10 Dec 2014

Parliament approves anti-terror laws

7:17 am on 10 December 2014

Just two weeks after it was introduced, the Government's new anti-terrorism legislation has passed its final reading.

It was pushed through under urgency last night and passed by 94 votes to 27 with the Greens, New Zealand First and the Maori Party voting against it.

More on this story

The legislation aims to intercept local supporters of the Islamic State group and would allow the SIS to carry out surveillance without a warrant for 24 hours.

It also allows the government to cancel of passports for longer, from one year to three years, where the person poses a risk to security.

John Key with US President Barack Obama earlier this year. The US is leading an alliance against Islamic State.

Prime Minister John Key with US President Barack Obama earlier this year. The US is leading an alliance against Islamic State. Photo: AFP

During the earlier part of the debate, the New Zealand First leader, Winston Peters, berated the Government for what he considered its slack immigration policies.

He loudly chastised a National Party MP for heckling him during his speech.

"He's got no idea who he's brought in from the Middle East, and they bring them in in their thousands ... look ignorance is not bliss."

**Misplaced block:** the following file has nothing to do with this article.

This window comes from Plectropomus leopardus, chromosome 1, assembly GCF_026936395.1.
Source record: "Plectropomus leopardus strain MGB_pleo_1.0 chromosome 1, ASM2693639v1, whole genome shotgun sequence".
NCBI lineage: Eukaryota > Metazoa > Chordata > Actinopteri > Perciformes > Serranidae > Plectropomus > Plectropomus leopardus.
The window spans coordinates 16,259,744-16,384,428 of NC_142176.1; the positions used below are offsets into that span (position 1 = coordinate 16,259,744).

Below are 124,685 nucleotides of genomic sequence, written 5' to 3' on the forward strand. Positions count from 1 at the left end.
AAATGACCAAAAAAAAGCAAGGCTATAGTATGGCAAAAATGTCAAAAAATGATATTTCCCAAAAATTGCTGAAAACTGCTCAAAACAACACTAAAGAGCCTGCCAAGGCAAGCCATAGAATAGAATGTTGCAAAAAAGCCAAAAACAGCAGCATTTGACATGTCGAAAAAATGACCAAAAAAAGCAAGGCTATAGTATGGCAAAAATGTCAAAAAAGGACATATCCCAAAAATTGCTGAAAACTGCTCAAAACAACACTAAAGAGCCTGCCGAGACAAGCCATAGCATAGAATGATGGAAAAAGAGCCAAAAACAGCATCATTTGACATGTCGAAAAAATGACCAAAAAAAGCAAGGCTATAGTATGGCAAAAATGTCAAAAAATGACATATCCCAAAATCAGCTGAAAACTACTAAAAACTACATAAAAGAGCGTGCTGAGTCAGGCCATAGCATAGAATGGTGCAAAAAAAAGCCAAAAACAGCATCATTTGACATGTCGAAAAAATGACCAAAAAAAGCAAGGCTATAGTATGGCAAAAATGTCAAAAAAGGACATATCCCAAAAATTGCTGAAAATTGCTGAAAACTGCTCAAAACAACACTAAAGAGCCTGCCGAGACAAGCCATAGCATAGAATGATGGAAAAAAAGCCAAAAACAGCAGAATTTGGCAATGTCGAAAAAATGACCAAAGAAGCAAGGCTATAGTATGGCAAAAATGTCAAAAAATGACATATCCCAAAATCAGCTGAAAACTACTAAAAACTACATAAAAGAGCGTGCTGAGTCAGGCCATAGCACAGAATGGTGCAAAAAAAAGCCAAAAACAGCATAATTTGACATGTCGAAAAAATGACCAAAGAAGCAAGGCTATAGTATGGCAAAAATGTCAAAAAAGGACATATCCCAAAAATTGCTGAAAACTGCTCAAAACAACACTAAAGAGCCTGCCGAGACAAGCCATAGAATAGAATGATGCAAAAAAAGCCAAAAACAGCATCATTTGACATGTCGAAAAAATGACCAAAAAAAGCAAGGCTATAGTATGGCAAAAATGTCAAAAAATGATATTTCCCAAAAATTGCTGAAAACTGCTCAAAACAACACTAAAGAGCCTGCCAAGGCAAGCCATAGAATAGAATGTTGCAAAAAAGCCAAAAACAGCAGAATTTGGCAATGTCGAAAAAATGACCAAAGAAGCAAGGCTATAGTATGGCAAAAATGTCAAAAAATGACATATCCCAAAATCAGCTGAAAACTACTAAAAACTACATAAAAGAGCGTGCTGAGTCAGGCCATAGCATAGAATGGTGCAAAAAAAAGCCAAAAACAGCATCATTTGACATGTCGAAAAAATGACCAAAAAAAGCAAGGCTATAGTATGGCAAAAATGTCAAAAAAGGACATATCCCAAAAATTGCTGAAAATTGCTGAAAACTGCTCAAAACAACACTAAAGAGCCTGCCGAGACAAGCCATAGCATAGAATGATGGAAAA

National's David Bennett took umbrage with Mr Peters' comments calling his speech 'disgusting'.

"New Zealand is a country made up of people from different religions, different races and different cultures and people have come to this country at different times and they are all New Zealanders.

"How dare that party say that it holds up New Zealand security when all it wants is the 1950s."

Labour's Phil Goff was similarly unimpressed.

"We should not cast a slur on any individual because of their ethnicity and their religion.

"If we can create a decent society that does not marginalise and alienate any of our communities, then we will not have the problem of terrorism."

Both Phil Goff and his colleague David Shearer stressed that the Government must more work more closely with the muslim community.

The Minister responsible for legislation, Chris Finlayson, responded to those calls during his final speech.

"I take those matters very seriously and I pledge to work with local communities over the next period including during the period of the broader review."

Follow Chris Bramwell on Twitter @rnzgallerychris

Get the RNZ app

for ad-free news and current affairs